Specifically, the bill seeks to write the new agency into the city’s Home Rule Charter, a move that requires approval from City Council, Mayor Jim Kenney and voters.

If the measure passes on Thursday, Philadelphia residents will vote on whether to approve the creation of the new commission in a ballot question in November’s general election.

The measure does not say who would staff the new commission, how it would operate or what its budget would be. Those details will be worked out later if voters approve the ballot question, which asks them to “authorize City Council to determine the composition, powers and duties of the Commission” — leaving supporters to wonder just how much of a punch the new group will pack compared to the current Police Advisory Commission, which has lacked the necessary teeth to make lasting change.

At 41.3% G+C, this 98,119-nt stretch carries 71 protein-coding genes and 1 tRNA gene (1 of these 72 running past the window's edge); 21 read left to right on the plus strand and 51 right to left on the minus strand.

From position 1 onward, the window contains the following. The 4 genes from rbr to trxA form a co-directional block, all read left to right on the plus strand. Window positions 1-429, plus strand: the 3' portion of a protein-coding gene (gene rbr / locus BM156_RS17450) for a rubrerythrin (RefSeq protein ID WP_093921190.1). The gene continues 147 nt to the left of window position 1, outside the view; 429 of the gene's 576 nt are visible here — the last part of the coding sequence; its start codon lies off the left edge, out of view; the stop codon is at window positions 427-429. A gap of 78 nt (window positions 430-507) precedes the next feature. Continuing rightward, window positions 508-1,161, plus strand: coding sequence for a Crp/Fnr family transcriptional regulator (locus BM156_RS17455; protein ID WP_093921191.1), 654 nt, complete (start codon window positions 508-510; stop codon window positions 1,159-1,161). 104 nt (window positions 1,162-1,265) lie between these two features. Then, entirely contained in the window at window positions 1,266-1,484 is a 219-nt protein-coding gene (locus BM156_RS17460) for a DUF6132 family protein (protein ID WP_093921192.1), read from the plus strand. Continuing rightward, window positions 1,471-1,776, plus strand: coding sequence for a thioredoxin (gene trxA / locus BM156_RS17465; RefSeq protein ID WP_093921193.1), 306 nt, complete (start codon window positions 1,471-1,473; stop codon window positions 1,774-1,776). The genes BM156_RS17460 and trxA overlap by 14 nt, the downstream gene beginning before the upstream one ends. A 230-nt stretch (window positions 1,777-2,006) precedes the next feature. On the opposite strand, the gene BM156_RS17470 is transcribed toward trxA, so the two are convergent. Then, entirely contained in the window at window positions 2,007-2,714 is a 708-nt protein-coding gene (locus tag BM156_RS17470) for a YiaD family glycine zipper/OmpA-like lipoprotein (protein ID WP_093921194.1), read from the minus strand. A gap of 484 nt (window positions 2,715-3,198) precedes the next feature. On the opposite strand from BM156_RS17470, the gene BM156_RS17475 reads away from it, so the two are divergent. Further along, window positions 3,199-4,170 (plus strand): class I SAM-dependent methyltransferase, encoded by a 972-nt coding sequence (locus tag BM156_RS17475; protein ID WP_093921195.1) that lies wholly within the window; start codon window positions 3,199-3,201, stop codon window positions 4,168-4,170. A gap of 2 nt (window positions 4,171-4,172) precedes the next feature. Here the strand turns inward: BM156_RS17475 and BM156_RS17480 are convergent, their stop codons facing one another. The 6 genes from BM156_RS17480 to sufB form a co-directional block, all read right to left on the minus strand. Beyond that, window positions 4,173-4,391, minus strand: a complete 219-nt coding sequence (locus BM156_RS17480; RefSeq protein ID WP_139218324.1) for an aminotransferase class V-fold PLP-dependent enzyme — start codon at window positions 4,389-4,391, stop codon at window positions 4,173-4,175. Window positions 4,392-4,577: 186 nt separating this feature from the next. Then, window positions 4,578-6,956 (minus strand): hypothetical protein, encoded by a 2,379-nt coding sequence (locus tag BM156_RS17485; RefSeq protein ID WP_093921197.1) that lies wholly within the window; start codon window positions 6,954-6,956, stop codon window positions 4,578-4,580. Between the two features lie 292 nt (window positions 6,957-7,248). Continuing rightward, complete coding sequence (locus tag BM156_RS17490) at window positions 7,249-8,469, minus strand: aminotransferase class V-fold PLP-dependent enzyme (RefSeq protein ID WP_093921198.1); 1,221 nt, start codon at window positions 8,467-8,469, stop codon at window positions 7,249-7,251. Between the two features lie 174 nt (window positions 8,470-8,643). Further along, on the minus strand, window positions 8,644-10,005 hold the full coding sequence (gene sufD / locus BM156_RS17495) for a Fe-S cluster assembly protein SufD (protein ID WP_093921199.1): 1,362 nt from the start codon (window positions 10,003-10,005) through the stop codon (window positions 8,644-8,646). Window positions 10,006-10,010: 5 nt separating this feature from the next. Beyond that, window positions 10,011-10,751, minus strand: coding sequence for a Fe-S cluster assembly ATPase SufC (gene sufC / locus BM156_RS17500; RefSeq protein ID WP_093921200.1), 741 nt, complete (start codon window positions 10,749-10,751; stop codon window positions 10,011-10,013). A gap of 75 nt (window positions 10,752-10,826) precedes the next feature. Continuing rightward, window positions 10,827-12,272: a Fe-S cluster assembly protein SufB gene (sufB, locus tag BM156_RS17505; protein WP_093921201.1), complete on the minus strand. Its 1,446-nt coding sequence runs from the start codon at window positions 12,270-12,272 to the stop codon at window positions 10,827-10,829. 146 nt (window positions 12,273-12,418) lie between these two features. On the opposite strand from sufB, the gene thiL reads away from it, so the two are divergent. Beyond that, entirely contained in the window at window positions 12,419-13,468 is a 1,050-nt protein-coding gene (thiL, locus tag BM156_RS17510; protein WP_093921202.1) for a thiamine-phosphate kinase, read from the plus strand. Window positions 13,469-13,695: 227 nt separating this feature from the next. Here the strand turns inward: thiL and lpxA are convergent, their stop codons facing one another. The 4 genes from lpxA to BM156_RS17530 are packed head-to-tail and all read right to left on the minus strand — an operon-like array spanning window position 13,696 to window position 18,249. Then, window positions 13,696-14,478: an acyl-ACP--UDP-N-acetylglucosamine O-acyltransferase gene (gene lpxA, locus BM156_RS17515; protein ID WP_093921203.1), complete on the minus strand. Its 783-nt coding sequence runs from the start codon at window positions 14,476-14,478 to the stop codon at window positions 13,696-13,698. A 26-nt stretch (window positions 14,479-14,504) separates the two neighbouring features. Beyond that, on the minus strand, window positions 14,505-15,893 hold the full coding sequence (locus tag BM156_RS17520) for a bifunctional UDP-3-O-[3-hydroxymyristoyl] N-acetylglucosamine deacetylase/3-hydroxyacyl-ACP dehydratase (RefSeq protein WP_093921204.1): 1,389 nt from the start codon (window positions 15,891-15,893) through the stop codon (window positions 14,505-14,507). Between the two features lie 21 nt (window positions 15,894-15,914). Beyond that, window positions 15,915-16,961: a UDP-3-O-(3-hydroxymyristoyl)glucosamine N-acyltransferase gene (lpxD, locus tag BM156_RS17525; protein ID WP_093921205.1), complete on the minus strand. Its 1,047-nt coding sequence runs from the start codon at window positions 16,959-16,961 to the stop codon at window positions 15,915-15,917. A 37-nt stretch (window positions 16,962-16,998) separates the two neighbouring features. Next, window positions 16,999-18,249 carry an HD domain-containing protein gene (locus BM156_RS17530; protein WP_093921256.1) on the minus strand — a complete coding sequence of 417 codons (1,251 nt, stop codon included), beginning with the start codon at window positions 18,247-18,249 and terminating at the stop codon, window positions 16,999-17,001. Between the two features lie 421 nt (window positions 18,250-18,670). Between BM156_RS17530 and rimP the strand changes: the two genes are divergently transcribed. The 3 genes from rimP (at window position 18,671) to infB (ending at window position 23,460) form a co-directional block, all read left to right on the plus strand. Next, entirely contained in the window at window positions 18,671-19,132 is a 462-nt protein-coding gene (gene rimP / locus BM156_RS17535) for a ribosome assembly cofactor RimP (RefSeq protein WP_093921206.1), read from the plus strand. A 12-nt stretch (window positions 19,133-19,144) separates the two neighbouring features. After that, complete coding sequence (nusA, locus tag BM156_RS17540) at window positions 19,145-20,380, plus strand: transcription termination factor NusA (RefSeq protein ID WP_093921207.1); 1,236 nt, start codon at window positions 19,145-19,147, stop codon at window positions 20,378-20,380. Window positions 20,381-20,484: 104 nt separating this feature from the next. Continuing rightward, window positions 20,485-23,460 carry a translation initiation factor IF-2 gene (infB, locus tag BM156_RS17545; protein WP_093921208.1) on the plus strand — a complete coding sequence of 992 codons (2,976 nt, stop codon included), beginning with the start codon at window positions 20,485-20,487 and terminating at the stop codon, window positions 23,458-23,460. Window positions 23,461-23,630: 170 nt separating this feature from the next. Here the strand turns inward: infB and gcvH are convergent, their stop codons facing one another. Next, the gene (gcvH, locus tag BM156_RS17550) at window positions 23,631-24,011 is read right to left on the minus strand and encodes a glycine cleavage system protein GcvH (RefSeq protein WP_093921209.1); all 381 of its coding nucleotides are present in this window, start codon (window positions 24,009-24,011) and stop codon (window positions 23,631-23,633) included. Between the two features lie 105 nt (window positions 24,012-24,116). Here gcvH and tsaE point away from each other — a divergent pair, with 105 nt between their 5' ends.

“Having an independent police advisory commission in place doesn’t necessarily guarantee that we won’t see things like we saw with George Floyd. Having these in place doesn’t guarantee that issues of police brutality or excessive force stop,” said Charles Gallagher, chair of the sociology and criminal justice department at La Salle University.

Experts say the most effective police oversight commissions are permanent, well insulated from political influence, and well funded.

Created by executive order in 1993, the Police Advisory Commission’s current budget is $668,700. For context, that’s a little over half of this year’s budget for the Independent Police Monitor in New Orleans, a city with roughly 1,200 sworn officers.

The New Orleans group started with three staffers to keep tabs on the city’s force. It now has six.

Philadelphia’s Police Advisory Commission currently has 10 staffers to monitor a force of more than 6,500 officers. Proposed budget cuts would cut three of those employees from the payroll.

“The things that you need time and people to do, such as monitoring the investigations or writing up reports at the end — all of that falls by the wayside if you don’t have the bodies to do all that stuff,” said Susan Hutson, who leads the group in New Orleans and the board of directors for the National Association for the Civilian Oversight of Law Enforcement.